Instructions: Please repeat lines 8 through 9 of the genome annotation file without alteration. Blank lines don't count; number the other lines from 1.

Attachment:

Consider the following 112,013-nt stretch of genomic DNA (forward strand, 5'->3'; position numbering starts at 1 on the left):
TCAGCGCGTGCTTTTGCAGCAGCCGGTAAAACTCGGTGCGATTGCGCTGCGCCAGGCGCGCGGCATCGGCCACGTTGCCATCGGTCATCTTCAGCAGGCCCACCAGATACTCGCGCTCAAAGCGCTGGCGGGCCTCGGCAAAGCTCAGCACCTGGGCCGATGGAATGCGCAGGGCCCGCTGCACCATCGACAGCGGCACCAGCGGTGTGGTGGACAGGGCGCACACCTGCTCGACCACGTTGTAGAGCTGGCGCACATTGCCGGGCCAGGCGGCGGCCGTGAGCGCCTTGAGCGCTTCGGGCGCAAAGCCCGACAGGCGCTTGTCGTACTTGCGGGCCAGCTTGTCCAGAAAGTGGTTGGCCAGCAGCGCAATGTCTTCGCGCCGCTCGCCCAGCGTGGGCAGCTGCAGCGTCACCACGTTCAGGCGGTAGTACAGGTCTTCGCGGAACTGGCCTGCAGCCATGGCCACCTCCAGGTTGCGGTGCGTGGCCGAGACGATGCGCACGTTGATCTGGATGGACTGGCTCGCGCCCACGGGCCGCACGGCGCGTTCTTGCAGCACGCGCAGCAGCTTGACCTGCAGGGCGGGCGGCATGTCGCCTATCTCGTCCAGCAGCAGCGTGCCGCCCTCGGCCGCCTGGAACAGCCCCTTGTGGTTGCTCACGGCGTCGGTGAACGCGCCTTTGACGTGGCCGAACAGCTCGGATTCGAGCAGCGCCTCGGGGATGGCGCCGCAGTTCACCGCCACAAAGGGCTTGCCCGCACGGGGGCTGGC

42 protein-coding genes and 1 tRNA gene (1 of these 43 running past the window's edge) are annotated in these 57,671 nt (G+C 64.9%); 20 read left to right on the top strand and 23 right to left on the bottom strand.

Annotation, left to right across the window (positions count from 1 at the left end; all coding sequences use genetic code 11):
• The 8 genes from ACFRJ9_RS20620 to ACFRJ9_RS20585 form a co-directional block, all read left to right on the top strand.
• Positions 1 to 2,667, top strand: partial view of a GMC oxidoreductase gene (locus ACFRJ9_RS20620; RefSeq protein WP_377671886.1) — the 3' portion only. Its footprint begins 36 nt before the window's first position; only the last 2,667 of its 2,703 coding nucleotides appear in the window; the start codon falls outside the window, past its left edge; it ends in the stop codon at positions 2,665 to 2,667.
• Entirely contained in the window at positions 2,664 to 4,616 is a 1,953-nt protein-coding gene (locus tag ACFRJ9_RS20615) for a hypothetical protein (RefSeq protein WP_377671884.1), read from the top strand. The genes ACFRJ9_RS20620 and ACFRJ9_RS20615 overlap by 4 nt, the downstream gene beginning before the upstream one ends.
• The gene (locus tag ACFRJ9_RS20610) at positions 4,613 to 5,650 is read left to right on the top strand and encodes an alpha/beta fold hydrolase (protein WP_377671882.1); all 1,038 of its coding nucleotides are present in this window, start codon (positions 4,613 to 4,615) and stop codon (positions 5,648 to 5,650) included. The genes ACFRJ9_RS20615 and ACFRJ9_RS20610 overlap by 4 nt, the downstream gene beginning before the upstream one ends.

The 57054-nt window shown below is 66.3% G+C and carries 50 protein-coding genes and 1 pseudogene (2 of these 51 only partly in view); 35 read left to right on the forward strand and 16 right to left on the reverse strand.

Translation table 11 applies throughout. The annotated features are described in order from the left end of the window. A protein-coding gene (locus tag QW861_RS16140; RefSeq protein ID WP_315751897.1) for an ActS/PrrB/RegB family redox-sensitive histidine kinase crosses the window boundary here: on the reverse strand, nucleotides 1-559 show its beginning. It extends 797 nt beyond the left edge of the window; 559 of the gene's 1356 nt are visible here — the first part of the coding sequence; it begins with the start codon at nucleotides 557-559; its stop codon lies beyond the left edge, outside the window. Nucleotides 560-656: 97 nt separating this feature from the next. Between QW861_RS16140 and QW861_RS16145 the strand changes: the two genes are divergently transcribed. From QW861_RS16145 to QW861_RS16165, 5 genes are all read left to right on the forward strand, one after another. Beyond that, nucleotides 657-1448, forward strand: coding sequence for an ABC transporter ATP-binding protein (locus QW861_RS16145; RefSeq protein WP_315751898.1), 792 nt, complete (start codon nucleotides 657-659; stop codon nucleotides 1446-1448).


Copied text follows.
• The gene (locus tag ACFRJ9_RS20610) at positions 4,613 to 5,650 is read left to right on the top strand and encodes an alpha/beta fold hydrolase (protein WP_377671882.1); all 1,038 of its coding nucleotides are present in this window, start codon (positions 4,613 to 4,615) and stop codon (positions 5,648 to 5,650) included. The genes ACFRJ9_RS20615 and ACFRJ9_RS20610 overlap by 4 nt, the downstream gene beginning before the upstream one ends.

The 57054-nt window shown below is 66.3% G+C and carries 50 protein-coding genes and 1 pseudogene (2 of these 51 only partly in view); 35 read left to right on the forward strand and 16 right to left on the reverse strand.